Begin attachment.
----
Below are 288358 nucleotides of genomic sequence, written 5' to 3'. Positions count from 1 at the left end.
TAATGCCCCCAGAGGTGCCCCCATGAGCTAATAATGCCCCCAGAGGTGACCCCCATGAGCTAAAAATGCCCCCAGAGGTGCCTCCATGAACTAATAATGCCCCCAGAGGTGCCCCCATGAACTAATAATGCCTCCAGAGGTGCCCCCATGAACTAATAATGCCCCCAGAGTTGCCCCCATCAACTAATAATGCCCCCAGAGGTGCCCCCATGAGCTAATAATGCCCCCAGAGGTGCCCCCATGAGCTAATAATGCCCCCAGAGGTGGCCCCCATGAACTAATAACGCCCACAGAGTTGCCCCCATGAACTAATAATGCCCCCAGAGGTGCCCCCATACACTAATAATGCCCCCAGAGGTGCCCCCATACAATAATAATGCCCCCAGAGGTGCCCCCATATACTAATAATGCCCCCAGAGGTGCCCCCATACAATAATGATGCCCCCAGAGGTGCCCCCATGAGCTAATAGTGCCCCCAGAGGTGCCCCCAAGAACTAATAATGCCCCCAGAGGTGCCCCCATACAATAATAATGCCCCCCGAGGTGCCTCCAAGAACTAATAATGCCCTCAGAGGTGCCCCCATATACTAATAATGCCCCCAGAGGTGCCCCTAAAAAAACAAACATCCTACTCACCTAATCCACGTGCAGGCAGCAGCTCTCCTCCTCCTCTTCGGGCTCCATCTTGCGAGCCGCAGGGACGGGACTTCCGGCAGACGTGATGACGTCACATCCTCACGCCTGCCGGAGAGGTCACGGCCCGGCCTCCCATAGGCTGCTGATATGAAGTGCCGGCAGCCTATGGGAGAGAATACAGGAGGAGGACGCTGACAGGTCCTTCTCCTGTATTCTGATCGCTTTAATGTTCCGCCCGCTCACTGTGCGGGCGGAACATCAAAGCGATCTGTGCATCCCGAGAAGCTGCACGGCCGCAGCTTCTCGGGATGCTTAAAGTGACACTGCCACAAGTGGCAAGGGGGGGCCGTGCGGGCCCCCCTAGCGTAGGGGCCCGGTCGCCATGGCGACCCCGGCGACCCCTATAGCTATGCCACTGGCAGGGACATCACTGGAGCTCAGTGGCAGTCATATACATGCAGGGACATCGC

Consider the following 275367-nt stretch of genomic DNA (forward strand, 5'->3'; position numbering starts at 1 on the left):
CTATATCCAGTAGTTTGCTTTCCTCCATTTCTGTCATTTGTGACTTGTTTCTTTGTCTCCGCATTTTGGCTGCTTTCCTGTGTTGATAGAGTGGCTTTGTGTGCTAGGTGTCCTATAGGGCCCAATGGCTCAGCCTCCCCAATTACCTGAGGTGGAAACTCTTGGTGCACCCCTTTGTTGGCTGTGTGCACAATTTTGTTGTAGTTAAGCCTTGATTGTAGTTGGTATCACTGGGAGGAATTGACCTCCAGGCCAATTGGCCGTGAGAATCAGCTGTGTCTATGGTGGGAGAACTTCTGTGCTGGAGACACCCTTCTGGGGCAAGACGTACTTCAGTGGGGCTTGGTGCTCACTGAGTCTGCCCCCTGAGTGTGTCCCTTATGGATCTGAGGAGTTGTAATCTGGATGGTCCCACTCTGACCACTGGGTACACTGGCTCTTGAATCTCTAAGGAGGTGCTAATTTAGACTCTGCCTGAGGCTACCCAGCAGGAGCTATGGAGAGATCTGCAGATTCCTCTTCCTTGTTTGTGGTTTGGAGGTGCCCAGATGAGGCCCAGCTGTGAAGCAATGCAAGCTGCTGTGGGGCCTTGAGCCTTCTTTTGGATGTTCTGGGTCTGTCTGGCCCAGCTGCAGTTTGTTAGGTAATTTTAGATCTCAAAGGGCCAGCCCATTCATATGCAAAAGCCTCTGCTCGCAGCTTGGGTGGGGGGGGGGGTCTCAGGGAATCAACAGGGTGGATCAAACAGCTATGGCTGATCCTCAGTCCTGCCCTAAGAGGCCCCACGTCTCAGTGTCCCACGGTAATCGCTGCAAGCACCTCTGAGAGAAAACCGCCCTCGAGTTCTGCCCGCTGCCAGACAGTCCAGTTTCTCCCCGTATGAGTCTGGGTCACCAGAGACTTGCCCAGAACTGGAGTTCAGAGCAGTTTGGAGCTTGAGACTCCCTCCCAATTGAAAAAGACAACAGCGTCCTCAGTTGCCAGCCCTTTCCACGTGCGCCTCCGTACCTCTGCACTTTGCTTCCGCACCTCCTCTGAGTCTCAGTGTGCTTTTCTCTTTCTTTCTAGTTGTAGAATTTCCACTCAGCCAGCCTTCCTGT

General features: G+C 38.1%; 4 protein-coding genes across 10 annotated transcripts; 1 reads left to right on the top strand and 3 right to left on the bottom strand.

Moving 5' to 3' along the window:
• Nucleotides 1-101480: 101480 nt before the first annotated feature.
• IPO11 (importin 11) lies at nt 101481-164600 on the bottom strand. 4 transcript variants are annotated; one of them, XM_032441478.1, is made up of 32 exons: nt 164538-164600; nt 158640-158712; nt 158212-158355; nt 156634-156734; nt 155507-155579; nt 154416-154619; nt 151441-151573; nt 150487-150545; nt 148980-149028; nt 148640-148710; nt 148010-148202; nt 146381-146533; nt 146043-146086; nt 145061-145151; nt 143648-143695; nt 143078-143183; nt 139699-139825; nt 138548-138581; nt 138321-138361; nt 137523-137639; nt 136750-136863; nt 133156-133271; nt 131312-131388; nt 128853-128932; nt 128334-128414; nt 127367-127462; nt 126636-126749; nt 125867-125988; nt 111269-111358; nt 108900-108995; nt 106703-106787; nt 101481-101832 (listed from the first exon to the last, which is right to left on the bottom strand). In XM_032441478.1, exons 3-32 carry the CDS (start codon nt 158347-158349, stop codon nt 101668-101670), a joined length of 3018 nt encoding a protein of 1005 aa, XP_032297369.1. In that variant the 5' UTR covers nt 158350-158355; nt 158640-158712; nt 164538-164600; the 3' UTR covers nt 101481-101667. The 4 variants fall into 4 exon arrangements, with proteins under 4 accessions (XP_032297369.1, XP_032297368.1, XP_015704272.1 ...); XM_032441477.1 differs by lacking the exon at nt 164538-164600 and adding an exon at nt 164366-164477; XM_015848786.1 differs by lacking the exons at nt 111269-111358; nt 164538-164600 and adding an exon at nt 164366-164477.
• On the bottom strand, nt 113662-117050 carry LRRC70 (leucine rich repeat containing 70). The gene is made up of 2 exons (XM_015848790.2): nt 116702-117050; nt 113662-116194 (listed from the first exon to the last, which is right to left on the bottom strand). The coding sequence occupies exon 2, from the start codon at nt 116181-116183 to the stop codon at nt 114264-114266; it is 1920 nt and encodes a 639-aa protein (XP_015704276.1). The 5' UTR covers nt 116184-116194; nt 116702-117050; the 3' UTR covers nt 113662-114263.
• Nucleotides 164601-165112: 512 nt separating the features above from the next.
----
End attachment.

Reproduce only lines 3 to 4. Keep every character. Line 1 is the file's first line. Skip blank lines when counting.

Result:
Consider the following 275367-nt stretch of genomic DNA (forward strand, 5'->3'; position numbering starts at 1 on the left):
CTATATCCAGTAGTTTGCTTTCCTCCATTTCTGTCATTTGTGACTTGTTTCTTTGTCTCCGCATTTTGGCTGCTTTCCTGTGTTGATAGAGTGGCTTTGTGTGCTAGGTGTCCTATAGGGCCCAATGGCTCAGCCTCCCCAATTACCTGAGGTGGAAACTCTTGGTGCACCCCTTTGTTGGCTGTGTGCACAATTTTGTTGTAGTTAAGCCTTGATTGTAGTTGGTATCACTGGGAGGAATTGACCTCCAGGCCAATTGGCCGTGAGAATCAGCTGTGTCTATGGTGGGAGAACTTCTGTGCTGGAGACACCCTTCTGGGGCAAGACGTACTTCAGTGGGGCTTGGTGCTCACTGAGTCTGCCCCCTGAGTGTGTCCCTTATGGATCTGAGGAGTTGTAATCTGGATGGTCCCACTCTGACCACTGGGTACACTGGCTCTTGAATCTCTAAGGAGGTGCTAATTTAGACTCTGCCTGAGGCTACCCAGCAGGAGCTATGGAGAGATCTGCAGATTCCTCTTCCTTGTTTGTGGTTTGGAGGTGCCCAGATGAGGCCCAGCTGTGAAGCAATGCAAGCTGCTGTGGGGCCTTGAGCCTTCTTTTGGATGTTCTGGGTCTGTCTGGCCCAGCTGCAGTTTGTTAGGTAATTTTAGATCTCAAAGGGCCAGCCCATTCATATGCAAAAGCCTCTGCTCGCAGCTTGGGTGGGGGGGGGGGTCTCAGGGAATCAACAGGGTGGATCAAACAGCTATGGCTGATCCTCAGTCCTGCCCTAAGAGGCCCCACGTCTCAGTGTCCCACGGTAATCGCTGCAAGCACCTCTGAGAGAAAACCGCCCTCGAGTTCTGCCCGCTGCCAGACAGTCCAGTTTCTCCCCGTATGAGTCTGGGTCACCAGAGACTTGCCCAGAACTGGAGTTCAGAGCAGTTTGGAGCTTGAGACTCCCTCCCAATTGAAAAAGACAACAGCGTCCTCAGTTGCCAGCCCTTTCCACGTGCGCCTCCGTACCTCTGCACTTTGCTTCCGCACCTCCTCTGAGTCTCAGTGTGCTTTTCTCTTTCTTTCTAGTTGTAGAATTTCCACTCAGCCAGCCTTCCTGT